Student Learning Outcomes
Upon completion of the program, students will be able to:
1. Evaluate and use professional literature and information technologies.
2. Explain/identify research designs, and statistical analysis methods.
3. Integrate research principles into evidence-based practice.
4. Demonstrate effective, assertive and professional oral, written and advocacy/negotiation communication and documentation skills and use of current information technologies.
5. Interpret of nutrition assessment techniques.
6. Develop interventions to affect change and enhance wellness in diverse individuals and groups.
7. Diagram and describe the role of macronutrient metabolism in the maintenance of health and prevention of disease.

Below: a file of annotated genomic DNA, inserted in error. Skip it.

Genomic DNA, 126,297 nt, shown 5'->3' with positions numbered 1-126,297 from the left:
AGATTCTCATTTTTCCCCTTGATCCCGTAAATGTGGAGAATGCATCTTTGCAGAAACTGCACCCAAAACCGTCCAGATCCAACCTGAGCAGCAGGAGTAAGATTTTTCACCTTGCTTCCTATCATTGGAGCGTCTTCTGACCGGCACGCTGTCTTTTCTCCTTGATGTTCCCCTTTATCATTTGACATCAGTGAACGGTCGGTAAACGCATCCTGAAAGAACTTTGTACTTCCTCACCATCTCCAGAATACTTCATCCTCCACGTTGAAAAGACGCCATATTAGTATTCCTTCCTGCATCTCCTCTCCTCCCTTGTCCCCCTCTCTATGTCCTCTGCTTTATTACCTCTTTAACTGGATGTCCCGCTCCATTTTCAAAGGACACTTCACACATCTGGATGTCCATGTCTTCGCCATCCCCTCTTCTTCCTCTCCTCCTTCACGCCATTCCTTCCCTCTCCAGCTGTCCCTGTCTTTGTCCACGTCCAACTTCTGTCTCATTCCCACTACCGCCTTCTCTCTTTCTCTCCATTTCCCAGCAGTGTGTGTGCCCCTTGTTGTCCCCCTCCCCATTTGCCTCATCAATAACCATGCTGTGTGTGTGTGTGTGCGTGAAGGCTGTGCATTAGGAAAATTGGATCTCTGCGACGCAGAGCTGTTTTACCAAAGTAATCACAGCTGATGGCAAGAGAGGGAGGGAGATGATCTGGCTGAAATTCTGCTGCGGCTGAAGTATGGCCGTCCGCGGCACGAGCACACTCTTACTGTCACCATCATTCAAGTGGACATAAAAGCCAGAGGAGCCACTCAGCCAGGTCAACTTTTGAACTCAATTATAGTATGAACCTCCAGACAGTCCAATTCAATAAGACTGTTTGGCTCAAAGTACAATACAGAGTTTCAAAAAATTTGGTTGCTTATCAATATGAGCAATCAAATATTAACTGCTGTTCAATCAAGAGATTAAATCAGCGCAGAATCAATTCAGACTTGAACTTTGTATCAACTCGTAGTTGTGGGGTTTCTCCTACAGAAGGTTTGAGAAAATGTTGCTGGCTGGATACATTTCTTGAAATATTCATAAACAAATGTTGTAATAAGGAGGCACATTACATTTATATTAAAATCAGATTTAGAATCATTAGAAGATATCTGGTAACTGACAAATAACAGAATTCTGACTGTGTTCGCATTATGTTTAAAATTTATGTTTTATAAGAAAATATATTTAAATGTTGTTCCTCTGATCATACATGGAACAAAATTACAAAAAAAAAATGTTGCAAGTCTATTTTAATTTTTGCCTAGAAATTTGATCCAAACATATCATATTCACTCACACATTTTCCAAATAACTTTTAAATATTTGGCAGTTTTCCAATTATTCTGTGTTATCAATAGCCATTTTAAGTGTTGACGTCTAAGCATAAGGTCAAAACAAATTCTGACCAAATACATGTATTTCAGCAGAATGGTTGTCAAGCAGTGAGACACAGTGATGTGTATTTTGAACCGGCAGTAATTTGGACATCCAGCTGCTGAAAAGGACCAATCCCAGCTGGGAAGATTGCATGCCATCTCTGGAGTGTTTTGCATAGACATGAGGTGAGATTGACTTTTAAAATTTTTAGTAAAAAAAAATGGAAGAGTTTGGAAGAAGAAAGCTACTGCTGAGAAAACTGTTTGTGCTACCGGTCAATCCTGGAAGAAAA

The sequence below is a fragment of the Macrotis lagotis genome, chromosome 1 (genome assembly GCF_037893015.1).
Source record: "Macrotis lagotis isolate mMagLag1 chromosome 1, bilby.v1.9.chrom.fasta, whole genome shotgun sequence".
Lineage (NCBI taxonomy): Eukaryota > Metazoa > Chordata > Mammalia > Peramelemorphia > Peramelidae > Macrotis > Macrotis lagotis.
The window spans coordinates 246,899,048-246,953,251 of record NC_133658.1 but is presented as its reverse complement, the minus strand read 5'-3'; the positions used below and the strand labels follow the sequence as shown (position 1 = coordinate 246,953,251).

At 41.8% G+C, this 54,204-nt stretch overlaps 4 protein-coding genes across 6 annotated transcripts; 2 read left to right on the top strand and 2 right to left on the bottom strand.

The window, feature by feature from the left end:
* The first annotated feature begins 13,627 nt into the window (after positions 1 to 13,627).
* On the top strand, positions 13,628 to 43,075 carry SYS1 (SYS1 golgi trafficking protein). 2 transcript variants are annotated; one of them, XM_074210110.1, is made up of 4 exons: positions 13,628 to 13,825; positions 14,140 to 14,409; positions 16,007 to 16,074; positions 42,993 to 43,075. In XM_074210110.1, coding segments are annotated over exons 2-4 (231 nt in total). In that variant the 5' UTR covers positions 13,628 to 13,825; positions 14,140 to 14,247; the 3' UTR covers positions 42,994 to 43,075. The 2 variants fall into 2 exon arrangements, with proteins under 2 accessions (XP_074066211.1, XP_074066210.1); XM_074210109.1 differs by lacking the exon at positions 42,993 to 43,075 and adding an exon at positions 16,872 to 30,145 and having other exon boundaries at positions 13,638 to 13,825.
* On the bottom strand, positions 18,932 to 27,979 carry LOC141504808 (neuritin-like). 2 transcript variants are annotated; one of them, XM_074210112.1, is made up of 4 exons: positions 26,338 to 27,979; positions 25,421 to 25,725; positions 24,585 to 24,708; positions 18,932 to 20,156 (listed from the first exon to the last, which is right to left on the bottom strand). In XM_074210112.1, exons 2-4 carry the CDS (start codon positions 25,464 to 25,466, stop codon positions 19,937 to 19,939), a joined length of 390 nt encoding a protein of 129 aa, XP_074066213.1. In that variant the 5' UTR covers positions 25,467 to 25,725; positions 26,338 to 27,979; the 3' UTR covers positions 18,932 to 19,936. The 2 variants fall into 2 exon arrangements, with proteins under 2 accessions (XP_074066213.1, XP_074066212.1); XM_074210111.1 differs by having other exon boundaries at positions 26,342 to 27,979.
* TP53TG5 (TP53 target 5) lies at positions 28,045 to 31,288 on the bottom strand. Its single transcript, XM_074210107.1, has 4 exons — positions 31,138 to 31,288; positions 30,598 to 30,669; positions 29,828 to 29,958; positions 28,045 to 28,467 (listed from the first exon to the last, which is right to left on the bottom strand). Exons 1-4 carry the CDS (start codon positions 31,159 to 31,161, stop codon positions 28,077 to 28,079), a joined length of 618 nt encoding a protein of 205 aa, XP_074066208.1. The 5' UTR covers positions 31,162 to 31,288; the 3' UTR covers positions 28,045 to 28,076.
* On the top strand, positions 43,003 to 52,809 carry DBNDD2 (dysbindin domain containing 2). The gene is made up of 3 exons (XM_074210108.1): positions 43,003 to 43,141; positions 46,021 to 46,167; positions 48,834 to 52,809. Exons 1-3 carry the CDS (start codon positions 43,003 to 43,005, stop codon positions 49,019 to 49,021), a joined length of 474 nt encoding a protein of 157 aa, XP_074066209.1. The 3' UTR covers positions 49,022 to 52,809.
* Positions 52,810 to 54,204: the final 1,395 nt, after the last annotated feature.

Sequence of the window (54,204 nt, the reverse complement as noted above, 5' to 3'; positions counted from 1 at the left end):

8. Recall and diagram the role of vitamins and minerals in the maintenance of macronutrient metabolism for health and disease prevention.
Transfer applicants must schedule an interview with Dr. Kay Bruening, Undergraduate Program Director, to review admission requirements.
Degree requires a 3-credit Writing Intensive course and 3 credits of Critical Reflections.
The Writing Intensive and critical reflections courses may meet a Humanities, Social Science, or elective requirement. Note that some courses may satisfy both the writing intensive and critical reflections requirement -For a listing of writing intensive and critical reflection courses, please consult the Liberal Arts Core Guidebook.
Given the structured nature of the Nutrition Science major, planning ahead and working with your advisor makes it easy to study aboard for a whole semester or summer. We also offer a variety of nutrition-tailored study aboard short term experiences.